Post # 1
My dad has a gold signet ring a friend of his made for him in the 60s, and he offered it to me to be made into my wedding ring. I love this idea, and the ring in question doesn’t fit anyone in the family (or my dad anymore!) so its just been chilling in a jewelry box for the last 40 years.
Does anyone here have experience getting something like this done? Is it horribly expensive as opposed to just buying a new plain gold band? Thanks!
Post # 3
@kaitywait: I don’t have experience, but I don’t think it’s expensive– you’re providing the material! I saw an etsy seller (gosh I can’t remember the name) that actually offered this “service.”
Post # 4
My plain wedding band was than $200 so if you are providing the material it’s GOT to be less… Him offering you the ring is SO sweet of him!
Post # 5
I think this is her! She has some beautiful pieces: http://www.etsy.com/shop/kyleannemetals# “Welcome to my shop, here you will find handmade jewelry that is simple, modern, and elegant. I love doing custom orders, and will gladly recycle your old gold and gemstones, so if you have any questions please do not hesitate to ask!” I’m sure she’d be able to give you a quick quote!
Post # 6
@love108: Ooh, thanks so much! Her shop looks perfect! Contacting her now, haha. Thanks again! =)
@Angelz_love: I know, right? Love my dad. =) And thanks for the pricing info! Now that you’ve mentioned it, I hope it will be around that or lower.
Post # 7
Thanks for linking to the seller. I have some gold that I wouldn’t mind made into other jewelry!
Post # 8
Brilliant Earth makes all their jewelry out of recycled gold. They have info on their site, and will also accept customer jewelry for recycling. What they aren’t totally clear on is whether they use *your* gold in *your* new ring–it says they give you a credit toward jewelry. I note this b/c I did ask the jeweler who made my ring about re-using gold from family jewelry–he said he’d be happy to pay me market rate, but that he works with new gold b/c then he knows the purity and how it will act when he works with it.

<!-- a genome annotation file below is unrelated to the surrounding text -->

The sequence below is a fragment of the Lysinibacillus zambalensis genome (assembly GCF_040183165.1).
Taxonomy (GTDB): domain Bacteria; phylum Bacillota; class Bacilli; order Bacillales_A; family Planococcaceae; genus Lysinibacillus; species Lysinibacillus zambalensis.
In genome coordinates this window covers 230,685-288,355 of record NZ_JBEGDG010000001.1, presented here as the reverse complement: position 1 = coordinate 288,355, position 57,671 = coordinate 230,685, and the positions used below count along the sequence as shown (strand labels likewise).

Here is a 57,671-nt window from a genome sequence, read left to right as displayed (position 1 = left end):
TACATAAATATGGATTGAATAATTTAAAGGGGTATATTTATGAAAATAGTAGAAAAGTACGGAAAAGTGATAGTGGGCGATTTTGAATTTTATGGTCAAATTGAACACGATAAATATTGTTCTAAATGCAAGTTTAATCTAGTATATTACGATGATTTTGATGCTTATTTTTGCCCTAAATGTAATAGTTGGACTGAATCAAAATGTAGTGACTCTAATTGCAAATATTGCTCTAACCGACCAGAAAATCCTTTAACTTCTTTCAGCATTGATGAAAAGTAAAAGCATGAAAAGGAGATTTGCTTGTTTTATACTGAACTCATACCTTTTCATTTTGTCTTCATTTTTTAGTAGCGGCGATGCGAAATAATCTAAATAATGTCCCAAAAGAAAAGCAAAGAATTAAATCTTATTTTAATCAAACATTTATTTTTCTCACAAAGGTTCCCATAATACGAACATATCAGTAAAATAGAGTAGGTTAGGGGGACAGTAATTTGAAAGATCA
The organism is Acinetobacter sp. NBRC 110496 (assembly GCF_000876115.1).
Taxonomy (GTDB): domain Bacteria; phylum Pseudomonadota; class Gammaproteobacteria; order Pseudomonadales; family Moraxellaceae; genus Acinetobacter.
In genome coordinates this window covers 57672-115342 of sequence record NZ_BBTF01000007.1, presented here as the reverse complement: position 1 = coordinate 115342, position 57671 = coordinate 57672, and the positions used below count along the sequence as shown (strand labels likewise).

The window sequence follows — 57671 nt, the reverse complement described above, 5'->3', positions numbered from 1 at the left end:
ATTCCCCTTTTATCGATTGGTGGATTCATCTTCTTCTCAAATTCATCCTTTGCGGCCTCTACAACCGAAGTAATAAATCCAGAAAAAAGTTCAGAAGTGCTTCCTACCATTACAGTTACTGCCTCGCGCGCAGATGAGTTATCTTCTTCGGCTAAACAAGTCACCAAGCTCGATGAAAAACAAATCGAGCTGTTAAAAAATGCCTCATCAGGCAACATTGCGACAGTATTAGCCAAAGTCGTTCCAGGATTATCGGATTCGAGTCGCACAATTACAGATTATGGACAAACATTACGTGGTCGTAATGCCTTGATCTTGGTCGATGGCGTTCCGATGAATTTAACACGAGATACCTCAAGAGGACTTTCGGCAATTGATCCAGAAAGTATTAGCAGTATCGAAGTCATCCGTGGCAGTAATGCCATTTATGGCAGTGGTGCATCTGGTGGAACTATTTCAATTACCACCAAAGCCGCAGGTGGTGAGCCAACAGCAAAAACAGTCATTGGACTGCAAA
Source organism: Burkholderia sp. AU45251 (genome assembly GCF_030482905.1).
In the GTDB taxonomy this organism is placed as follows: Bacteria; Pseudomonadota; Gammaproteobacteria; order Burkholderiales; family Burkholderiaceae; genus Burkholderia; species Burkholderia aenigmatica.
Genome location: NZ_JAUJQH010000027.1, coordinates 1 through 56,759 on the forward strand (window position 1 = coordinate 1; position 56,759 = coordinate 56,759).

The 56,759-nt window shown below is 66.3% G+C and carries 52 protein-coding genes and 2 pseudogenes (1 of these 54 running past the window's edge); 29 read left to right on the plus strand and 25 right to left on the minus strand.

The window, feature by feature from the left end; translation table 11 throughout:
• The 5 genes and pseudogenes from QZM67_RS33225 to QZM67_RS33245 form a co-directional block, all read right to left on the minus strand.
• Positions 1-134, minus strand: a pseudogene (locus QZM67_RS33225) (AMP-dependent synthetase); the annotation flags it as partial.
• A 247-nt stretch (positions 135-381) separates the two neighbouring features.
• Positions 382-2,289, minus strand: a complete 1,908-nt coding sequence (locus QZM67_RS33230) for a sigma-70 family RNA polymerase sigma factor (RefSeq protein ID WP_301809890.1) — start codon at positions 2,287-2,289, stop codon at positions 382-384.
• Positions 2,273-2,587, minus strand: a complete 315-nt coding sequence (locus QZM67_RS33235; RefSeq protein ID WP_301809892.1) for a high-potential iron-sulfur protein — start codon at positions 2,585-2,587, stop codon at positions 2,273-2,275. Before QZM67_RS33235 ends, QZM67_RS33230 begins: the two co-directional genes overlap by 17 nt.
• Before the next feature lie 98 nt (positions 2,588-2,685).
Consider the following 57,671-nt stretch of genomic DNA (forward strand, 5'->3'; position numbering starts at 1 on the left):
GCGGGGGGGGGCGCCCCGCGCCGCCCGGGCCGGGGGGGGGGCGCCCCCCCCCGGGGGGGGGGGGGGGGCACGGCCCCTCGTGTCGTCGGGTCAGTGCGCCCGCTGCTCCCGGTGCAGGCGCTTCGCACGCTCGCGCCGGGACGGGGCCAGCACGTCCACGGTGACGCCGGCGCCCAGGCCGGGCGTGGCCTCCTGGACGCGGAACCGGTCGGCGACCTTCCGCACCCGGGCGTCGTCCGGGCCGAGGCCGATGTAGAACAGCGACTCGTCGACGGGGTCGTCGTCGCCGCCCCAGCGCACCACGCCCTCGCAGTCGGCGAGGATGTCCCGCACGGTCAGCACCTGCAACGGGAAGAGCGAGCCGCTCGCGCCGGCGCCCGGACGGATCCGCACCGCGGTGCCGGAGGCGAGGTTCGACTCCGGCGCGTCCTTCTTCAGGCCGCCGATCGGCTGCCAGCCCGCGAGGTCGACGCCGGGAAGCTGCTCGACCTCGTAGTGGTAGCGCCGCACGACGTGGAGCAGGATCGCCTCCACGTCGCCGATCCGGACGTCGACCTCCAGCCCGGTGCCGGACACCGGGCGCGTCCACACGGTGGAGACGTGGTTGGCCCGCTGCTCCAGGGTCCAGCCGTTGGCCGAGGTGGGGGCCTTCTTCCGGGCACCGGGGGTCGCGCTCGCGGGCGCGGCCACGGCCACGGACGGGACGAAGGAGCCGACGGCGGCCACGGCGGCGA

The info on Brilliant Earth notes that all their recycled gold is re-refined down to pure elements–this may be why jewelers work with recycled gold, but that they don’t recycle your particular gold themselves.
Post # 9
The savings may not always be that significant, mainly because “purifying” the gold again can be a bit of a process and while gold is not cheap, the amount of it in most settings is generally not THAT much to pass on a huge savings after that work involved to credit against the work. However, certainly the meaning may be significant in melting down and using your own gold.
Just a note with the kyleannemetals, I had to contact them several times to get a response when I was looking at getting some work done (I just wanted a quote), and eventually just went elsewhere. Hopefully you have better luck, but it was somewhat frustrating!